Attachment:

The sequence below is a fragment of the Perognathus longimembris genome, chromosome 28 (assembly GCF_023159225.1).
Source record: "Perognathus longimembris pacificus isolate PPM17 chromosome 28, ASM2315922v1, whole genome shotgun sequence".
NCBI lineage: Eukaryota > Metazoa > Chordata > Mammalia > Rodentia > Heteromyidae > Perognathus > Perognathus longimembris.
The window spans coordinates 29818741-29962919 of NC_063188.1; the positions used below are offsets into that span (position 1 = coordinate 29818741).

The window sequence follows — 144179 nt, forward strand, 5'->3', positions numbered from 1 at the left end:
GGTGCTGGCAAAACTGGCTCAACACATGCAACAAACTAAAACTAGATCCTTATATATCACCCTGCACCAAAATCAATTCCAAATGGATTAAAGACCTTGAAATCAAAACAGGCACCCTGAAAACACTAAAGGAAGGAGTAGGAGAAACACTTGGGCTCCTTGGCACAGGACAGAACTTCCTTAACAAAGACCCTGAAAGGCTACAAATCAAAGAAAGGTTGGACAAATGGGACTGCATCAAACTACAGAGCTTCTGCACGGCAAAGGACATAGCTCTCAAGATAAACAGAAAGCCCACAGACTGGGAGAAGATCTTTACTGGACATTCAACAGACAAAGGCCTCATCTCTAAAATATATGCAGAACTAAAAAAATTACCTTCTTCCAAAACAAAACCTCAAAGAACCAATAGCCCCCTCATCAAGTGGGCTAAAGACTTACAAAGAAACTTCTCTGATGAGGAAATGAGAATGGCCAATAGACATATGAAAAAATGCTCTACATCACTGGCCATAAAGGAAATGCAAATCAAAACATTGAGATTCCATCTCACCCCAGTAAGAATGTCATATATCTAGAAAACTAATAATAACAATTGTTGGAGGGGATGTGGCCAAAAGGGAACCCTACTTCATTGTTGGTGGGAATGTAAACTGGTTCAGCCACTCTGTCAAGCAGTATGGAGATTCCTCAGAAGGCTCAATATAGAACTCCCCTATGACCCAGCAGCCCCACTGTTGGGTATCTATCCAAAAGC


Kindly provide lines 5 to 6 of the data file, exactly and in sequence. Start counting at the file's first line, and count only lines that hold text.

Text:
The window sequence follows — 144179 nt, forward strand, 5'->3', positions numbered from 1 at the left end:
GGTGCTGGCAAAACTGGCTCAACACATGCAACAAACTAAAACTAGATCCTTATATATCACCCTGCACCAAAATCAATTCCAAATGGATTAAAGACCTTGAAATCAAAACAGGCACCCTGAAAACACTAAAGGAAGGAGTAGGAGAAACACTTGGGCTCCTTGGCACAGGACAGAACTTCCTTAACAAAGACCCTGAAAGGCTACAAATCAAAGAAAGGTTGGACAAATGGGACTGCATCAAACTACAGAGCTTCTGCACGGCAAAGGACATAGCTCTCAAGATAAACAGAAAGCCCACAGACTGGGAGAAGATCTTTACTGGACATTCAACAGACAAAGGCCTCATCTCTAAAATATATGCAGAACTAAAAAAATTACCTTCTTCCAAAACAAAACCTCAAAGAACCAATAGCCCCCTCATCAAGTGGGCTAAAGACTTACAAAGAAACTTCTCTGATGAGGAAATGAGAATGGCCAATAGACATATGAAAAAATGCTCTACATCACTGGCCATAAAGGAAATGCAAATCAAAACATTGAGATTCCATCTCACCCCAGTAAGAATGTCATATATCTAGAAAACTAATAATAACAATTGTTGGAGGGGATGTGGCCAAAAGGGAACCCTACTTCATTGTTGGTGGGAATGTAAACTGGTTCAGCCACTCTGTCAAGCAGTATGGAGATTCCTCAGAAGGCTCAATATAGAACTCCCCTATGACCCAGCAGCCCCACTGTTGGGTATCTATCCAAAAGC